Unemployed boxer Jorge (Nuno Lopes) is drowning in debt, and everyone around him struggling similarly. Due to the fact that he still trains as a boxer, and competes now and again, Jorge has an impressive physique, and it is this that lands him a job with a debt collection agency. Knowing he is intimidating people as badly off as himself obviously tortures Jorge, but since he is on the verge of losing his wife and son to Brazil, he justifies his actions, even as he takes some fairly desperate measures.
Set against the backdrop of the Troika bailout in Portugal, Saint George is an examination of dual standards, and the lengths that ordinary people will go to in order to keep their family together.
Nuno Lopes leads the cast as the relatively monosyllabic Jorge; Lopes makes Jorge a gentle giant who has gentle relationships with his family and loved ones, and it is the conflict between surviving and taking pity on others that motivates the character. Lopes does the character justice, and it is through his actions that the audience understands the film. The rest of the cast features Mariana Nunes as Jorge’s beleaguered and stressed out wife Susanna, who is obviously fast approaching her breaking point, as well as David Semedo and Jose Raposo.
Marci Martins and Ricardo Adolfo’s screenplay is clever, since it is obviously a Portugese story, but will resonate with European audiences who have also struggled through debt, Troika bailouts and the after effects of the same. The story takes its time to get going, but carefully shows the poverty in Portugal, and the financial trouble that the characters of the film have got themselves into, leading to rash decisions being made as a reason to escape the day to day drudgery of their lives. That said, there are times when Saint George feels as though it is dragging its heels, and while audiences unfamiliar with the devastating effects of the financial crash in Europe my find the examination of Portugal on screen interesting, the film seems to spend too much time on lingering on misery, before the tension of the story truly rises.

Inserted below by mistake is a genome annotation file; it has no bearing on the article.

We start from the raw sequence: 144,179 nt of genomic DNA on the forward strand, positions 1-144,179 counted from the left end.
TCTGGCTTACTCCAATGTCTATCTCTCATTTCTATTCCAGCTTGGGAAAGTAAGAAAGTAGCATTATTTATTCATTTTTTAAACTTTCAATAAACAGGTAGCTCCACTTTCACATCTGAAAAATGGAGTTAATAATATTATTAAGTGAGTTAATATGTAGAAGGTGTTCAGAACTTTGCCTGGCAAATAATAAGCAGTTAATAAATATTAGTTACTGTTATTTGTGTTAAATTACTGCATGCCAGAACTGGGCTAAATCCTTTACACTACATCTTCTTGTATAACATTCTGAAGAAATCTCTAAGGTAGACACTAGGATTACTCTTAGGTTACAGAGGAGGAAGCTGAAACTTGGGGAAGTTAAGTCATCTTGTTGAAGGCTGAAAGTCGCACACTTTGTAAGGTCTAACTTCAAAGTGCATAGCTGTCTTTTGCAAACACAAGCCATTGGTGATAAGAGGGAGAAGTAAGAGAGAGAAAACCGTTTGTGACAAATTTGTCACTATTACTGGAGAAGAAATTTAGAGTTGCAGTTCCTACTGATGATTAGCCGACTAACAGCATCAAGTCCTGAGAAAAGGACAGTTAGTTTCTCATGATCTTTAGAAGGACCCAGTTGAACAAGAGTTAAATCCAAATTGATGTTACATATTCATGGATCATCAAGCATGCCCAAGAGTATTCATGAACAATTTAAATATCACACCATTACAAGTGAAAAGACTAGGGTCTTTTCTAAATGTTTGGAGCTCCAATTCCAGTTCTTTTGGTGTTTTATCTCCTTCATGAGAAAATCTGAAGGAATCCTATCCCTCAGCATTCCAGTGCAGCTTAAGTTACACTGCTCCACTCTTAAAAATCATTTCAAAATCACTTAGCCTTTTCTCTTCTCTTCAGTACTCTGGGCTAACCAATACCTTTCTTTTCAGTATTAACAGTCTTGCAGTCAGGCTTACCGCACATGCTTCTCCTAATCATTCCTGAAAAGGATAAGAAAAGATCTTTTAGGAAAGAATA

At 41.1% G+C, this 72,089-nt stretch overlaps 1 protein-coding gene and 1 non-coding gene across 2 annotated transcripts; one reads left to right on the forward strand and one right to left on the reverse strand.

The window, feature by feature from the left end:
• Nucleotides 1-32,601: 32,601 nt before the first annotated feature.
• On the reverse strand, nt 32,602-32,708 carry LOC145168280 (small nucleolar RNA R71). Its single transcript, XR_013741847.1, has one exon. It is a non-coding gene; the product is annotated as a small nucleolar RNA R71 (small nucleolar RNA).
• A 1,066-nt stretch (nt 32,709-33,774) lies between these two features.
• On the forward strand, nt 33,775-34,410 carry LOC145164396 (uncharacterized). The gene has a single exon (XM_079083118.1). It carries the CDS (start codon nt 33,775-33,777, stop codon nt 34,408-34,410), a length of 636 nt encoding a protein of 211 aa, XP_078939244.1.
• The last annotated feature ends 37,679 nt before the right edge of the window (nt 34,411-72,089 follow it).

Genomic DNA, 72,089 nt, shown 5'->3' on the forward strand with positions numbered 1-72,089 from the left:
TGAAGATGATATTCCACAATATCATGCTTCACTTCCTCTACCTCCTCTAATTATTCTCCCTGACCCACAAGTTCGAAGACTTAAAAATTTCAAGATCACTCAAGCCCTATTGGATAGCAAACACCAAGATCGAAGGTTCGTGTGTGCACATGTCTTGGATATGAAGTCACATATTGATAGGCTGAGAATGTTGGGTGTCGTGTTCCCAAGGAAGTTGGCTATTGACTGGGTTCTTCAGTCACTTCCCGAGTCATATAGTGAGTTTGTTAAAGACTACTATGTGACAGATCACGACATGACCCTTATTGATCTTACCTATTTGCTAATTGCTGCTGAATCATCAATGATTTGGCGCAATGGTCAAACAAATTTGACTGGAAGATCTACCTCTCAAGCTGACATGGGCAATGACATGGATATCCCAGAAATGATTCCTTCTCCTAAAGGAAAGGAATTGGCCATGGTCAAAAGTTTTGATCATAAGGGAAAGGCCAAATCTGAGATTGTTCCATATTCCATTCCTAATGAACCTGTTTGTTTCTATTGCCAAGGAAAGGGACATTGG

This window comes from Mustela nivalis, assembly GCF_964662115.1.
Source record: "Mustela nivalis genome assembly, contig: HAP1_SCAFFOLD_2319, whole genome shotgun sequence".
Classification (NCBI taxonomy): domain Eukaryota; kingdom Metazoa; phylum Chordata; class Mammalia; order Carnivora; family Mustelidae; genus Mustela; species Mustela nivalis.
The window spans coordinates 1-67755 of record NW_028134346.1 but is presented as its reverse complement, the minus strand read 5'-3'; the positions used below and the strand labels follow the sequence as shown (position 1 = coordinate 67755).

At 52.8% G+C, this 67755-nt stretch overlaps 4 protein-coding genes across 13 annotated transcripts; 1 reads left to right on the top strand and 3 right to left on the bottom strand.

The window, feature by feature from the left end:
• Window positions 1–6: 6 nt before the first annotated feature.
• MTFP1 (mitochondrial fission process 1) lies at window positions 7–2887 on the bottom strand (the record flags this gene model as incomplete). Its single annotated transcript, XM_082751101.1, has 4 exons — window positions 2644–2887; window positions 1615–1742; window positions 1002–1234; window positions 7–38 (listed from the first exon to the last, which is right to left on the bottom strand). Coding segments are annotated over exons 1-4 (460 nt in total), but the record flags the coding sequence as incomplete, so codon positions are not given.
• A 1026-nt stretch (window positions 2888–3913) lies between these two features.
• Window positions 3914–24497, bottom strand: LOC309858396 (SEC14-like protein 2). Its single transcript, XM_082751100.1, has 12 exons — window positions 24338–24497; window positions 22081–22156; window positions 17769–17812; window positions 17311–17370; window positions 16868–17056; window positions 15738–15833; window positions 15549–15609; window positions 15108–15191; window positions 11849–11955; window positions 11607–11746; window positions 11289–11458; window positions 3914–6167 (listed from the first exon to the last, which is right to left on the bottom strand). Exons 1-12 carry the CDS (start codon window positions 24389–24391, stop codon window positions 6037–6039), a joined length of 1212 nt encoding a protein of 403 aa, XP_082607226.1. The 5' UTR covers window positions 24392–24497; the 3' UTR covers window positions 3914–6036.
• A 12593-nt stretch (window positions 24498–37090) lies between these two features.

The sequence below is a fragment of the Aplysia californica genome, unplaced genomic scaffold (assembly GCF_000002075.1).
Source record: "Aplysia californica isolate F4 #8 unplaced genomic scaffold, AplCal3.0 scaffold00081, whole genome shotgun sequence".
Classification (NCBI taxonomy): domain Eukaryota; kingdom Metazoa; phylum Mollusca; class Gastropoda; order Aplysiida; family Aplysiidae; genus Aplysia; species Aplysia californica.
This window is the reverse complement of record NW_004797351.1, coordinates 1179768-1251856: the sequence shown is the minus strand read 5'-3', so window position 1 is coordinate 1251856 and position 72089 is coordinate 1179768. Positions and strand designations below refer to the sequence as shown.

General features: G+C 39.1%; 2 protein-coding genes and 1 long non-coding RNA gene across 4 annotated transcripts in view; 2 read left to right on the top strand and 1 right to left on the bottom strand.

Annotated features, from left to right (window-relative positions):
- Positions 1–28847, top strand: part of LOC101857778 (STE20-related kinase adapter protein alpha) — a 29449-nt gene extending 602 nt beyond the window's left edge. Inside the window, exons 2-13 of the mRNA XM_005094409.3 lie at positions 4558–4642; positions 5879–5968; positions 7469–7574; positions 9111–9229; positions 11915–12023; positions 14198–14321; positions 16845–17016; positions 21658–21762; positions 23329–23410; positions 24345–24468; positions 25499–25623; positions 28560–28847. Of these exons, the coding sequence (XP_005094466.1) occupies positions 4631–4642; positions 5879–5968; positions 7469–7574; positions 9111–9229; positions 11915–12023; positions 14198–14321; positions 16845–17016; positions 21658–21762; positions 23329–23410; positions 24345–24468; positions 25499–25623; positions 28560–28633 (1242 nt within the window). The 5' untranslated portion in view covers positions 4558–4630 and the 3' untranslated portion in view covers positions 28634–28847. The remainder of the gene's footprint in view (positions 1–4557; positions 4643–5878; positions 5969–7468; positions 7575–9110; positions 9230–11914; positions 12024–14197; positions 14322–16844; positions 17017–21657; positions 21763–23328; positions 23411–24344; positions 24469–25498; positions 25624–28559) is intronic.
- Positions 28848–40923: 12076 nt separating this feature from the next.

As director Marco Martins allows the quiet and internal George to take centre stage, and makes his presence on screen both physically and emotionally intimidating. It is through his interactions with Mariana Nunes’ character Susanna that we learn the most about the character, and this method of exposition feels both gentle and engaging. There are times when the pacing of the film struggles due to the time spent with characters engaging in misery, and this drags the film down from an examination of morality into a slightly more grim and unengaging tale.
In all, however, Saint George is a film that will resonate with audiences across Europe, and feels timely in its release in such a time of economic uncertainty. The performances and story are strong, but the pacing of the film feels drawn out, leading to a disconnect between audience and emotion.